30. My heart goes out to you Vivika. Last month I found out that I do not have breast cancer after mammograms, biopsies, blood tests etc, but that I do have a ‘lump’ in one of the milk ducts and so I am now waiting for surgery to remove the lump. That is beside the point really, the point is that I know what the waiting is like: that absolute certainty that it is and the next minute the same absolute certainlty that it simply can’t be. For me the whole thing was worse (if that is possible) because both my parents plus both my siblings have all had/have cancer of some kind or other.
    There will most certainly be a prayer flag waving here for you and lots of affirmations as I don’t really have a religion. I wish you well for your surgery and follow-up treatment and hope it will not be too long before we see you posting again.
    Live well and know that there are probably tens of thousands of us out here ‘rooting’ for you.

  31. Also been there, done that. Survived–excuse me, thrived- even after a stage 2 diagnosis ten years ago. It will take all your inner strength and faith to get through treatment that can be harsh, but you too will get through this. And you will be well again and the future will be bright again. Besides, with thousands of prayers and good wishes being said for you by all of us, I know your recovery will go smoothly! xoxo

  32. Dear Vivika, So sorry to hear about your diagnoses. I will keep you in my thoughts and in my prayers. It sounds as if you have a wonderful health care team.
    My prayerflag is already in my heart, but I will make one and forward pics of it when done. Many hugs and good thoughts,
    Hannet in South Africa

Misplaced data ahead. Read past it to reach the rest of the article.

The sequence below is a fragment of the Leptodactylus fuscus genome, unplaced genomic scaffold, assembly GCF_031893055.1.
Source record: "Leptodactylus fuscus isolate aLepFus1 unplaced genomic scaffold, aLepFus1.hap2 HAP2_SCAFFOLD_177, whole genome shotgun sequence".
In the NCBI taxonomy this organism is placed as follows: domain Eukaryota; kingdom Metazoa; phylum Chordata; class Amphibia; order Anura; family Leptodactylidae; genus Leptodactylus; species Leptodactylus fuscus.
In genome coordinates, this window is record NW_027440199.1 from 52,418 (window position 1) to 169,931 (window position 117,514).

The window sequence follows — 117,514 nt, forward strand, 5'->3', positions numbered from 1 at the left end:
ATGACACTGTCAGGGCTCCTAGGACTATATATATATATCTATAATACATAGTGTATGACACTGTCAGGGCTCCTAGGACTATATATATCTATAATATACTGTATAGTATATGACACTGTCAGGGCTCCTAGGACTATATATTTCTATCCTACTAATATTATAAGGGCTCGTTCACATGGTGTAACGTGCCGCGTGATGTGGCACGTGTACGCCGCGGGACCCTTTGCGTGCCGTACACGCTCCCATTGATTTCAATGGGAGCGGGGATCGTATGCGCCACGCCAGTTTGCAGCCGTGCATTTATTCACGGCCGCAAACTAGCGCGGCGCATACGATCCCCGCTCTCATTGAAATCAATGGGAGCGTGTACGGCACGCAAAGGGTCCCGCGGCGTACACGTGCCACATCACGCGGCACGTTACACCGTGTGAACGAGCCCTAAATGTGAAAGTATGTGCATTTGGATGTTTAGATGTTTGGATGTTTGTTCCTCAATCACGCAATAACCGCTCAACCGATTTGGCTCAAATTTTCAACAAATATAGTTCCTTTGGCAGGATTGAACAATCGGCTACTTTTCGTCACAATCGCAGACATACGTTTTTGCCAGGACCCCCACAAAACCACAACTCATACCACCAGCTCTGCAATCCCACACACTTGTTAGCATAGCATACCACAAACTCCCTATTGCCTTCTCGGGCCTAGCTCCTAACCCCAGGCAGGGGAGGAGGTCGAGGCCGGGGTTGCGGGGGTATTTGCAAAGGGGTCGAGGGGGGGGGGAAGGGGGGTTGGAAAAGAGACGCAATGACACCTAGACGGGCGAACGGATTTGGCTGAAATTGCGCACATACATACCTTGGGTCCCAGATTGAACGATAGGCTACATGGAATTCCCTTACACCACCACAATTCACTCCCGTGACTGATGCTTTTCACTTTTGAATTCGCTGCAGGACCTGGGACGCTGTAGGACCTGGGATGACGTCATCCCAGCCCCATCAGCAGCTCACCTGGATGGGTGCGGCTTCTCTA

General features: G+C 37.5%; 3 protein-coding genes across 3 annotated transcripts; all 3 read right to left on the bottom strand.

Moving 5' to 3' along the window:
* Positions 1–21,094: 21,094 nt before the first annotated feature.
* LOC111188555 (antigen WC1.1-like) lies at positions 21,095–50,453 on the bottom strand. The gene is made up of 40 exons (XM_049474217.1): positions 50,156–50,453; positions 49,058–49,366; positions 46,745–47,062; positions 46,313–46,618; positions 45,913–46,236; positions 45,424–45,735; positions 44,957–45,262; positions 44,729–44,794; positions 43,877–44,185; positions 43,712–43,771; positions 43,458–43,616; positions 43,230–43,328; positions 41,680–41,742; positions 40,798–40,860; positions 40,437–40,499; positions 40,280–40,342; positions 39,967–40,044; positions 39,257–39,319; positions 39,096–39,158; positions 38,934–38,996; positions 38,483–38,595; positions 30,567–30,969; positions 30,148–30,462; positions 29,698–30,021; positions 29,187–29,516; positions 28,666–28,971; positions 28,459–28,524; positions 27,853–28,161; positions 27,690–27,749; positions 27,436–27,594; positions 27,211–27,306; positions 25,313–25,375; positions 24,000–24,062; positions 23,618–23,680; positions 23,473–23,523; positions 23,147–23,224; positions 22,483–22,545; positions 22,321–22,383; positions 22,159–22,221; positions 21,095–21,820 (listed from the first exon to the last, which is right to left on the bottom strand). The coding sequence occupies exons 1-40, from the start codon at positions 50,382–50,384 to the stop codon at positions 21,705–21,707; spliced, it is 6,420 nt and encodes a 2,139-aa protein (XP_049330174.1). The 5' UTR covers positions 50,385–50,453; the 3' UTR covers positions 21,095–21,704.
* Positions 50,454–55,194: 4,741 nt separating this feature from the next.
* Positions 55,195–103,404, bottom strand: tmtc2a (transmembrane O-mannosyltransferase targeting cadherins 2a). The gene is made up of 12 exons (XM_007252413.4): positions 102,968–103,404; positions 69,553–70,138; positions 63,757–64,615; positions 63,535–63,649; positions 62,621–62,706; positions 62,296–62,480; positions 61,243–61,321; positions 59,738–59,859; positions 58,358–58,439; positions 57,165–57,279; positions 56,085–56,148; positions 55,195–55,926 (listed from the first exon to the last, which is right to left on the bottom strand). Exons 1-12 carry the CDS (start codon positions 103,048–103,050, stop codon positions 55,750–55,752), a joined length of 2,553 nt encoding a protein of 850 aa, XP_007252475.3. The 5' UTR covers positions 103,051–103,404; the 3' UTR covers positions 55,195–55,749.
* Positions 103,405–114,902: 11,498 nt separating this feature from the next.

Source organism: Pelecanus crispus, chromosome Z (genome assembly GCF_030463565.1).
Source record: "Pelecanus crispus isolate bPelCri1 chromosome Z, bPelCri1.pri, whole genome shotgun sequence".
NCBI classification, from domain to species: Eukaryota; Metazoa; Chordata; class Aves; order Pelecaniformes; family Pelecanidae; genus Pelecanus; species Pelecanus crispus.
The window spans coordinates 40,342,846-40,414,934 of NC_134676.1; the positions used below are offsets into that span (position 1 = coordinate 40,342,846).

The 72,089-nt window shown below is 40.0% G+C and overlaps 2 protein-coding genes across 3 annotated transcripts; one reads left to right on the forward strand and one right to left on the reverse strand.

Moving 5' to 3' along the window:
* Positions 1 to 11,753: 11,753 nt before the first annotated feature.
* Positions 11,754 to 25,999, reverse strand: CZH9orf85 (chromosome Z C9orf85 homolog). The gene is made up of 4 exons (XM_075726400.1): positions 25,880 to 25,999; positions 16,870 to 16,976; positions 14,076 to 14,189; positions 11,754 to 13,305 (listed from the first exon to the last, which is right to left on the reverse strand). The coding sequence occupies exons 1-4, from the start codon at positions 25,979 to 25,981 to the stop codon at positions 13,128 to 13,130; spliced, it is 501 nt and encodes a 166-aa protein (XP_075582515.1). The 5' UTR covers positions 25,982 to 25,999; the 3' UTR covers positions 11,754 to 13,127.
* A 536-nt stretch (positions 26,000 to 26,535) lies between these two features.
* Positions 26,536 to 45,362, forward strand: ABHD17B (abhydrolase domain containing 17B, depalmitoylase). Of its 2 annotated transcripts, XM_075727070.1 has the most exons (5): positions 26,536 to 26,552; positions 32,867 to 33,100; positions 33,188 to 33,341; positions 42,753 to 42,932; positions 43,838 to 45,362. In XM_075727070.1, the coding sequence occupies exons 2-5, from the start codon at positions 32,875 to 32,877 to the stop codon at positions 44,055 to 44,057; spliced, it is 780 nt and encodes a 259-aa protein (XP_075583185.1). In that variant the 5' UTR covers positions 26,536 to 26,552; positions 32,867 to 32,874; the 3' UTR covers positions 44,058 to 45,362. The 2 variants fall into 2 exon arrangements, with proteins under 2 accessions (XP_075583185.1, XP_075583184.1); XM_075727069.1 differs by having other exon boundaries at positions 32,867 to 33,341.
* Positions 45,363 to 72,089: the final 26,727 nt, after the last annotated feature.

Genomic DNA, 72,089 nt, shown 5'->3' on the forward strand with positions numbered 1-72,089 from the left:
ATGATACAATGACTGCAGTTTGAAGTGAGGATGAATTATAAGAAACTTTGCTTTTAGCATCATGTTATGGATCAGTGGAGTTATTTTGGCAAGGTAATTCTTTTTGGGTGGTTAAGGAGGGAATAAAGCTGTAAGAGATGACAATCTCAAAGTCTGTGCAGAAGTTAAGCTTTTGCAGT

33. I value your contributions to my quilting life! Choose positively each day, choose the freshest food you can find each day, choose rest, relaxation and lap quilting’s marvelous meditative aspects! Many good wishes for your quick recovery (my Mom is a 10-year survivor — she’s 89!!).

  34. We are behind you and keep you in our prayers. When you feel “down” remember all the women who are thinking and praying for you Hurry back to us.

  35. We are behind you and keep you in our prayers. When you feel “down” remember all the women who are thinking and praying for you Hurry back to us.

  36. Vivika,
    You are in my prayers as you walk through this season of your life. Obviously, you do not walk it alone. How wonderful to see the support of the Interweave community!
    God bless you.

  37. Vivika,
    You are in my prayers as you walk through this season of your life. Obviously, you do not walk it alone. How wonderful to see the support of the Interweave community!
    God bless you.

  38. Wishing you lots of good cheer, Vivika. You do a lot for all of us, now its our turn to send you happy, cheerful, and healing thoughts. Our best to you! EH

  39. Sending you and all other women with breast cancer my warmest wishes for a speedy recovery. In my closest circle of friends I can count women who have been ill but who are well today. This is a fight you can wil!

  40. I’m saddened to hear the news, and hope you have a speedy recovery. I just wanted to let you know my mother-in-law had a mastectomy in the summer of 1980. She’s still here with us today and doing pretty well at 90. So hang in there, with all the post here wishing well, your sure to be well soon.

  41. Vivika, wishing you much healing love as you embark on this unpleasant adventure – your spirit shines through strong and ready to fight like the Warrior Goddess that you are! I’m almost 2 years down the line from my diagnosis : having supportive friends and family is a huge plus 🙂 With blessings x

  42. So happy to pray for you today and convey to you hope for healing and peace ! Looking past the dark clouds that hover over and forward to the sunshine ahead.

  43. A fellow Nutmegger here wising you the best. I received the same phone call July 6, 2012. Lucky me…I had two different types of breast cancer, with a little of each type in two tumors. My left breast was removed Aug. 28 and I just had my reconstruction April 3, 2013. My faith, family and huge network of friends — and strangers — got me through it. I can’t stress enough that you remain positive and upbeat and find your funny bone often. And have your “pity parties for one when you need to.” They can be cathartic and healing, too. You WILL get through the chemo and its aftermath. I wish I could hug you.